When Mountain Heritage Day makes a triumphant return to the Western Carolina University campus on Saturday, Sept. 25, it will come with a full day of live music.
The annual festival of Southern Appalachian traditions and culture is renowned as a showcase of bluegrass, old-time and traditional music, as well as family activities, vendors and the region’s finest arts and crafts. The 2020 festival was an abbreviated, virtual event due to the COVID-19 pandemic.
“We have the perfect lineup for us to get back in front of a live audience. Many of our favorites are returning and we get to welcome some new artists, too,” said Christy Ashe, WCU special events director and festival chair. “WCU will be following COVID-19 protocols and is actively encouraging everyone to get vaccinated, so everyone can return to being together in this celebration.”
Ashe announced the schedule for the Blue Ridge Stage:
“Mountain Heritage Day allows us to share culture,” said Uncle Ted White of the Whitewater Bluegrass Band. “It is so important that it includes children, so we can keep traditions alive. That is what Mountain Heritage Day does every year, bringing us together and creating a legacy for coming generations.”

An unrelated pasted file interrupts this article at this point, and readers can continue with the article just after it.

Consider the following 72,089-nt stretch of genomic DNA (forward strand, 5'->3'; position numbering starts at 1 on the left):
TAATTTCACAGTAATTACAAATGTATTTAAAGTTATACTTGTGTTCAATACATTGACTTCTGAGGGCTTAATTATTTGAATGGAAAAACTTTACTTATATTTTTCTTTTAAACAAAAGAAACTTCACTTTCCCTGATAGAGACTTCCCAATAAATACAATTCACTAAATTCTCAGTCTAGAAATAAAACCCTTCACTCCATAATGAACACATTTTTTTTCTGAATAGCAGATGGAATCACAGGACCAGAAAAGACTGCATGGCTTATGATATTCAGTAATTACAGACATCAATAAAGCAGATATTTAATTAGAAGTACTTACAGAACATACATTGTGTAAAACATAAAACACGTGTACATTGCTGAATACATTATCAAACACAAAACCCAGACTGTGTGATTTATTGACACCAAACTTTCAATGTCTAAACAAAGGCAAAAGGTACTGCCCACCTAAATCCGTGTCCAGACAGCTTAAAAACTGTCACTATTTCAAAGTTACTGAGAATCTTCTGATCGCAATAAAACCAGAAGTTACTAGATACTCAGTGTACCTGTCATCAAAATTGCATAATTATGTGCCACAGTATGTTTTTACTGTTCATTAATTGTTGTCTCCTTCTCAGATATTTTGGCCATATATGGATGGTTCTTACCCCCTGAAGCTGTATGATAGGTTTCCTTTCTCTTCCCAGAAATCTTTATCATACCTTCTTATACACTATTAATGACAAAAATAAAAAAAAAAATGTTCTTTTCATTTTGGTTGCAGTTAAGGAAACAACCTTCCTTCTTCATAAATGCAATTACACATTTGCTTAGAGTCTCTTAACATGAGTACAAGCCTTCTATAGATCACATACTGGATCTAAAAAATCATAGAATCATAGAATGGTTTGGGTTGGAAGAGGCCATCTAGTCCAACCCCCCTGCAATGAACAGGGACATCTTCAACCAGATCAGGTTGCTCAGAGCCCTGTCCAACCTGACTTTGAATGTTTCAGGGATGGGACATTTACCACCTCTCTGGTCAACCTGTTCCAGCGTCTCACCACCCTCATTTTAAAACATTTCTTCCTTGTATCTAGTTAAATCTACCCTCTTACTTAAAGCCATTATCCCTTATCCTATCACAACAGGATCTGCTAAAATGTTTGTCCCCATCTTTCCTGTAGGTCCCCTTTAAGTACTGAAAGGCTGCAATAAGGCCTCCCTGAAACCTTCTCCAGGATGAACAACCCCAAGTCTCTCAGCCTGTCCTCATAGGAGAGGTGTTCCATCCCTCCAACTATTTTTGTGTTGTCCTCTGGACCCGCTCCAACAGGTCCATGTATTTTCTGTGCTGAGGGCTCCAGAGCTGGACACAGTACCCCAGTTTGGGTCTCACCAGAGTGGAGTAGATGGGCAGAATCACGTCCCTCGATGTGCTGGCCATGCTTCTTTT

There will also be the Circle Tent and the Children’s Tent with continual performances, including workshops, sing-alongs, storytelling, and a community square dance, along with children’s play-party activities. Ann Woodford will bring alive local stories of the African American community; the Deitz Family, who played bluegrass and mountain folk songs at the first festival up until now; the Pressley Girls, an authentic Appalachian duet from Brasstown who have tight harmonies in classic tunes; and Sparky and Rhonda Rucker tell stories of their southern Appalachian roots and the African American component, with Jack Tales, ghost stories, preacher yarns and Br’er Rabbit stories. Will Ritter will play interludes and provide music for the square dancing.
For more information and updates, go to www.mountainheritageday.com.